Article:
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D&D 3E
Opinion requested 
1st-Jan-2005 08:46 pm
jin
I stab a high level fighter with my sword: I don't quite "hit". If it had been a touch attack, it would have hit so intuitively..."Clang!". He was saved by his armour.

Next attack, I hit but some DR property of the armour saves him. "Clang".

Next attack I get a couple of points through DR, but many of a fighter's hit points reflect their skill in avoiding blows. So...."Clang?"

How easy should it be for a player to distinguish between these scenarios? Our DM is lenient is revealing that a firey sword has done no damage, but should the CHARACTERS be able to deduce fire immunity from that, given that its only(?) the die roll of the PLAYER that distinguishes two types of "Clang"? Is it likely that someone can meaningfully distinguish between the ways they are failing to affect their enemy? Is their any in-game distinction between DR and high AC, short of pathological trial-by-ordeal with a thousand pinpricks?
Comments 
1st-Jan-2005 09:32 pm (UTC)
I'd say that as a DM you could make a distinction.

You can't get past the armor's AC: "You swing but can't quite get through his armor"

You can't get through the armor's DR: "Your attack bounces off his armor."

You hit him for just a couple of points of damage "You manage to knick his arm."

I'm not a huge fan of the HP system, but I tend to look at it as an ability to shrug off blows (to ignore that they hit you) not to avoid the attack. The difference between the first two is subtle, and the DM could choose whether he wanted to make the distinction. Assuming it isn't a flaming type of special effect, I would see no huge difference between DR and high AC. With the flaming affect: "The flames from your blade swirl around him, but with no obvious effect" or "He ignores the fire from your blade" or better yet "You slash his arm, but his flesh remains unsinged." When in doubt, have the player make some kind of spot of knowledge check to see if they notice or can figure out exactly how the the damage isn't effecting them. But really, if it doesn't matter how they miss the guy, do you really need to specify it? And if you does matter, it should be easy to explain.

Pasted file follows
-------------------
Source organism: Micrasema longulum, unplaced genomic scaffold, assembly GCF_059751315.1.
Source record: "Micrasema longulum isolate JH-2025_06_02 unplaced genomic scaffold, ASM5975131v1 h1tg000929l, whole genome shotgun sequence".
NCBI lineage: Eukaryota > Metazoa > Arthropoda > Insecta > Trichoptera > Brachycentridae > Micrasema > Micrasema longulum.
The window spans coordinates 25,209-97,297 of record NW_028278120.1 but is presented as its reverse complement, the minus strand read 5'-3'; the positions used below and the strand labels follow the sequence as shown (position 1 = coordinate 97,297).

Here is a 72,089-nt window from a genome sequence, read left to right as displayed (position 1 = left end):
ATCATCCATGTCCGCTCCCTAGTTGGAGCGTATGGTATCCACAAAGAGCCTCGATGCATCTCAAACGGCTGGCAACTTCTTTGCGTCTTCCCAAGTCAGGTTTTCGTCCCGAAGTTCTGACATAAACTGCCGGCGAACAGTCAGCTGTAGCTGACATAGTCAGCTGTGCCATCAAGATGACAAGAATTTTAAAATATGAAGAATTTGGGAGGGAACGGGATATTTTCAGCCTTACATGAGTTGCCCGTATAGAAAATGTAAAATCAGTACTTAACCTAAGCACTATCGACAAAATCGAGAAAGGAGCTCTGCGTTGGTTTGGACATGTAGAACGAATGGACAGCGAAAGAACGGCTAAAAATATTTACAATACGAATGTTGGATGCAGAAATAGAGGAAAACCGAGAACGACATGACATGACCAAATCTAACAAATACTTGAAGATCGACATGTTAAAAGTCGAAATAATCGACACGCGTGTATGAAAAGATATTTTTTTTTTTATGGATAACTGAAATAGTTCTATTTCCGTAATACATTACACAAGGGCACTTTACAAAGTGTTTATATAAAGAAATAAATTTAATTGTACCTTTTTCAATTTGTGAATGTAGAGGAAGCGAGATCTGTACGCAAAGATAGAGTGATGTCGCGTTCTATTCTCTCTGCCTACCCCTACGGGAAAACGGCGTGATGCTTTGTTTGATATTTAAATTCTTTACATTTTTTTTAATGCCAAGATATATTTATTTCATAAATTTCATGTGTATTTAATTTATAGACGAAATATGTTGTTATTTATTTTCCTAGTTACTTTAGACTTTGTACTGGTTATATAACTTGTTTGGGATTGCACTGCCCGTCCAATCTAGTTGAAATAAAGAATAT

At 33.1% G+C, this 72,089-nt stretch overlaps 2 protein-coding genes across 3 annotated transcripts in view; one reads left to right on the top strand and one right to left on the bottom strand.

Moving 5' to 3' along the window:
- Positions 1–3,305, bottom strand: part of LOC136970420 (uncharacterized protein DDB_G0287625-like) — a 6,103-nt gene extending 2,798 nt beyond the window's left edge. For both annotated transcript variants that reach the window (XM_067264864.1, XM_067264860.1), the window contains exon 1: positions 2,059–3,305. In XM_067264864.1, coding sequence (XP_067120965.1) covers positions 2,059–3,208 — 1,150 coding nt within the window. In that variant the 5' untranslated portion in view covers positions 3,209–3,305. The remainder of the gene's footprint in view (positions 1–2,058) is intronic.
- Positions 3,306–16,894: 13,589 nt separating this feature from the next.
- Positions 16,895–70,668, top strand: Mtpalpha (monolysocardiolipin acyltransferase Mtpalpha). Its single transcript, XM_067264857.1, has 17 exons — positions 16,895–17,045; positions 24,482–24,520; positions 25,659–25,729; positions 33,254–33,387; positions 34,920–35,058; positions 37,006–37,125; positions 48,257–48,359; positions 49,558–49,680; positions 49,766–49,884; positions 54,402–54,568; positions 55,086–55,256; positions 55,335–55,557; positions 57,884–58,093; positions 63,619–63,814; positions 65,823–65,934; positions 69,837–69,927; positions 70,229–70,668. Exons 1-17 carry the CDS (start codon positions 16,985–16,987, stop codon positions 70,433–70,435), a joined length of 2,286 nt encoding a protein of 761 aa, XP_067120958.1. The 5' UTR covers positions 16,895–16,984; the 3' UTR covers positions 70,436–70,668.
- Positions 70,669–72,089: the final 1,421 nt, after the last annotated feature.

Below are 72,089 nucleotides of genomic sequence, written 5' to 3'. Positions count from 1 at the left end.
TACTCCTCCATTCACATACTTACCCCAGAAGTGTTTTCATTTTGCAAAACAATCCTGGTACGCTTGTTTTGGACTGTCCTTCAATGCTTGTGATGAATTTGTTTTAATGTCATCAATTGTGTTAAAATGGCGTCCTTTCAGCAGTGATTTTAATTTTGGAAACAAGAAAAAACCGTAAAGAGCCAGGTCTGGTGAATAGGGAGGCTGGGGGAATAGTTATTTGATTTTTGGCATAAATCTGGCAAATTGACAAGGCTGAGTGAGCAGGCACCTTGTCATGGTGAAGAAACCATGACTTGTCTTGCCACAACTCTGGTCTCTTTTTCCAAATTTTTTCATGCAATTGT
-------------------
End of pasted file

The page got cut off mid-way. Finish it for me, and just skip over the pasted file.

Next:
1st-Jan-2005 09:52 pm (UTC)
I'd say that, yes, you can tell the difference between AC and DR. In the case of a barbarian, for instance, you could tell that you've penetrated the armour but still failed to pierce the skin. In the case of a creature with a high natural armour ("your hit bounces off its scales") and also DR ("your hit bounces off its scales").

It would be best to always couch information about hitting but not penetrating DR in terms of what the characters see, but bear in mind that the characters are generally experienced at this kind of thing; they've seen many skilled attacks made with weapons and they'll know when a blow is a solid connection but still fails to hurt and when it glances off scales instead of bouncing off the hide. Bear in mind, also, that some forms of DR may be that wounds from certain types of weapons simply heal immediately; this is certainly how I tend to view the alignment DR of outsiders. This is a matter of roleplaying taste, but basically skilled adventurers will recognise these things.
1st-Jan-2005 10:15 pm (UTC)
I agree that AC and DR are (usually) visibly different. I usually use "bounces off" or "connects, but does no damage" for AC.

For DR, like you with alignment-based DR, I would add something like a colored flash or spark, indicating there is something special there.

With element resistance, I usually say, "It doesn't seem to affect it as much as you would have guessed." For immunity (or resistance where the entire thing is absorbed), I would say, "The monster doesn't seem affected by the fire/cold/etc."

With straight DR (like DR 3/-), I say that it appears the damage is "absorbed".

Like highbulp, I think of HP as a buffer where you take damage, but it doesn't slow you down.
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